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A Political Analysis of SPF and Sender-ID

In my spare time when I’m not dealing with the world of e-mail, I’m a politician so now and then I put on my cynical political hat.

At the FTC Authentication Summit one of the more striking disagreements was about the merits and flaws of SPF and Microsoft’s Sender-ID. Some people thought they are wonderful and the sooner we all use them the better. Others thought they are deeply flawed and pose a serious risk of long-term damage to the reliability of e-mail. Why this disagreement over what one might naively think would be a technical question?

SPF does what’s known in the mail biz as path authentication, that is, it attempts to check whether the route that a message took to get to the recipient is valid for that kind of message. In particular, SPF provides a very complex scheme through which a domain can publish the IP addresses from which it expects its mail to be sent. Microsoft’s Sender-ID works almost identically to SPF, with the only difference being which of several possible return addresses on a piece of e-mail it checks.

If all of a domain’s mail is indeed sent from the same place, then SPF or Sender-ID work fairly well. (It still has problems with mail forwarders, but that’s a separate issue discussed at great length elsewhere.) On the other hand, if the domain’s mail can legitimately come from lots of different places, particularly lots of different places that are hard to predict in advance, SPF and Sender-ID are useless.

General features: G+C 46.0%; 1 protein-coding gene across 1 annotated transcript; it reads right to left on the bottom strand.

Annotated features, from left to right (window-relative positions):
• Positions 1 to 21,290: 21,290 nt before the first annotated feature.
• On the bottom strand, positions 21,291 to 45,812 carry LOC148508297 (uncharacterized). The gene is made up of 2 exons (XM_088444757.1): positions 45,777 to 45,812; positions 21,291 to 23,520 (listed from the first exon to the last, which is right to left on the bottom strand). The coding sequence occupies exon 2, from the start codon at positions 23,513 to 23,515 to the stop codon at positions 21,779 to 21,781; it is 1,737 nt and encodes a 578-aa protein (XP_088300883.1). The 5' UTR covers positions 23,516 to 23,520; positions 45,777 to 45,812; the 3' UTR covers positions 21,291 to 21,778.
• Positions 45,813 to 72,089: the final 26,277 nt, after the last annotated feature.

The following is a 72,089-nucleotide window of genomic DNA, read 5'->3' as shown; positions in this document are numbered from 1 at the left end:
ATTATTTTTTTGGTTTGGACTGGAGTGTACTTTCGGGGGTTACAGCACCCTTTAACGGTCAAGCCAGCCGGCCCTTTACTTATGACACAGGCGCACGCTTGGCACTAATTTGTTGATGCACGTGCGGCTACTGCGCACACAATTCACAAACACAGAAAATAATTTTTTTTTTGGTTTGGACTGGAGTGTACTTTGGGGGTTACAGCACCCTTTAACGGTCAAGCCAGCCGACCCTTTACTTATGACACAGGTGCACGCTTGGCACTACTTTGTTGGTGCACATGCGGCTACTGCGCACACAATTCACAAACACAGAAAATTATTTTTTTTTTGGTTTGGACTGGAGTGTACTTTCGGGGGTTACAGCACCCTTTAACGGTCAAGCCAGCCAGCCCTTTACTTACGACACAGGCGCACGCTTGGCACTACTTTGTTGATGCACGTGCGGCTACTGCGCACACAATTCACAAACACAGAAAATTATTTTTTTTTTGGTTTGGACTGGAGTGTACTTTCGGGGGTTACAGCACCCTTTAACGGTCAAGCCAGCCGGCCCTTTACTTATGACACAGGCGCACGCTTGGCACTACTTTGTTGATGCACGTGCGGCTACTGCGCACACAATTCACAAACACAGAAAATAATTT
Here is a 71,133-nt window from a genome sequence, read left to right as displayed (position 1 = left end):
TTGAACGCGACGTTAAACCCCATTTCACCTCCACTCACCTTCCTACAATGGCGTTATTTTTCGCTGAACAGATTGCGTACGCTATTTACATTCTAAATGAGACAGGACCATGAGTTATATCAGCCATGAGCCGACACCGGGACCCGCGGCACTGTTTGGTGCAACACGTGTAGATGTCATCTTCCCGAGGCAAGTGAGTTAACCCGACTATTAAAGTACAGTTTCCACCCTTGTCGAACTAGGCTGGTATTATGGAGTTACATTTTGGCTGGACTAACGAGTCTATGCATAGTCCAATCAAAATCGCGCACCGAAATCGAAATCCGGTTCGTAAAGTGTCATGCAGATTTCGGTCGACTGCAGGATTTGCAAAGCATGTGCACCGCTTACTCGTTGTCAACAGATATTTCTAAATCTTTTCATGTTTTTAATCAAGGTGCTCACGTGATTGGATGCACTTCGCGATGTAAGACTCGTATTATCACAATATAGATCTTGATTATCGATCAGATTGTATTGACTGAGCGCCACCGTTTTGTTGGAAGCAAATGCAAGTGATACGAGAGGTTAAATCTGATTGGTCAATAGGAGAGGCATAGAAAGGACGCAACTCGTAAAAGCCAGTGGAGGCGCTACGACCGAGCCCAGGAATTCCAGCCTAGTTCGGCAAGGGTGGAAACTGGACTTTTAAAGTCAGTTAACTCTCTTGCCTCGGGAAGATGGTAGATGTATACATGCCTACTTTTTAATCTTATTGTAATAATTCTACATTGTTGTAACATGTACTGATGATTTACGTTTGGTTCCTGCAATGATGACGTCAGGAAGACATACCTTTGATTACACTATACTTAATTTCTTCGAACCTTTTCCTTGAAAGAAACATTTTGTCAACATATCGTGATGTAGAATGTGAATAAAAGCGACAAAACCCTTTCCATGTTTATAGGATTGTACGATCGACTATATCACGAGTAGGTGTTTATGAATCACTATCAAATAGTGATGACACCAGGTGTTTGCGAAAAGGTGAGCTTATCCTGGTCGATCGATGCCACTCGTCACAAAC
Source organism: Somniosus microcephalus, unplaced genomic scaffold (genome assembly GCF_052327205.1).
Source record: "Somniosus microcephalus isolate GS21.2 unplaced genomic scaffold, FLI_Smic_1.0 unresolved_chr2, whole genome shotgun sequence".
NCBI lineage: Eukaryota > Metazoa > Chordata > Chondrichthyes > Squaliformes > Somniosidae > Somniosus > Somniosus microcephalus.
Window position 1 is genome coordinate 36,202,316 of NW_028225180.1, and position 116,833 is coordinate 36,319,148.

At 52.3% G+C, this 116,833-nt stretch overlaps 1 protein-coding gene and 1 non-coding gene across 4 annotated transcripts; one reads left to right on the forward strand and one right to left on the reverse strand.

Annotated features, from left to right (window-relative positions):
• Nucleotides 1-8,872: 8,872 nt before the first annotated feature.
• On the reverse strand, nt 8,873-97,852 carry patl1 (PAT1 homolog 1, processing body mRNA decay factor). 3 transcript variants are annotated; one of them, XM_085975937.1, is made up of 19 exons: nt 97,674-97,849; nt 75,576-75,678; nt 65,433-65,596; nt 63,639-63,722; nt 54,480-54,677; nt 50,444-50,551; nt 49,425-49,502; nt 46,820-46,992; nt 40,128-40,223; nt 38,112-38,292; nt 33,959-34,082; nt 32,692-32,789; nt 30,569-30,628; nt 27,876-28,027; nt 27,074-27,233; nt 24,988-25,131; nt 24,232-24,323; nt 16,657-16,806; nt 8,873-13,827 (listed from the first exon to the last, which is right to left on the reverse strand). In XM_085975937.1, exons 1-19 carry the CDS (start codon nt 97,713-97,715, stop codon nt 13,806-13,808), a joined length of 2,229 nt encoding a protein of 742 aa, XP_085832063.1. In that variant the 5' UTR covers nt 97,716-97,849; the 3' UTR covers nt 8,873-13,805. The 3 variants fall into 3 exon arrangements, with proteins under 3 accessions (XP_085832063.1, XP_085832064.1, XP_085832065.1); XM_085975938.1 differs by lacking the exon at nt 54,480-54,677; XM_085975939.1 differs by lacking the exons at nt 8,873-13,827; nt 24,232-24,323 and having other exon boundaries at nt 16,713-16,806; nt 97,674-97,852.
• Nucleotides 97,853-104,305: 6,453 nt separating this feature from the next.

So what kind of domain sends all its mail from one place? Corporations, mostly. A business will often have a single mail server, or a mail server per branch office, and a policy that all company mail is sent through the company’s server. If employees are traveling, they have to connect back to their home network to get and send mail.

A bulk mailing service, known in the biz as an Email Service Provider or ESP, sends all of its mail from its own servers. That’s both because the servers exist, and because it’s easier to get recipient ISPs to whitelist their mail if the ESP can give the recipients a small set of IP addresses to add to the whitelist.

On the other hand, mail from university domains can come from all sorts of unexpected places. Students and faculty travel, and being clever academics, lash up all sorts of ad-hoc schemes to send and receive their mail. Many universities provide courtesy mail addresses for alumni that the alums can forward to whatever ISP they happen to be using. The alums send their outgoing mail from their own ISP, so mail from the university’s domain can originate at any ISP in the world.

Internet Service Providers are in about the same situation as universities. Their customers may check mail from work, and send mail with a personal ISP address via their work servers. Or they might move and keep an old account to avoid changing their e-mail addresses, sending mail with their old ISP address from their new ISP.

Corporations and ESPs run a lot of Microsoft servers. Businesses use Microsoft’s Exchange to integrate e-mail and calendar facilities, ESPs run various integrated mail and database applications. Universities and ISPs are more likely to be running Unix or Linux servers. Universities do so since they’ve been running Unix since before Windows existed, ISPs because Unix and Linux mail software can support vastly more users per server than Windows mail software can.

So places that run a lot of Microsoft software tend to be set up so that Microsoft’s Sender-ID works, and places that don’t aren’t. Coincidence? You make the call.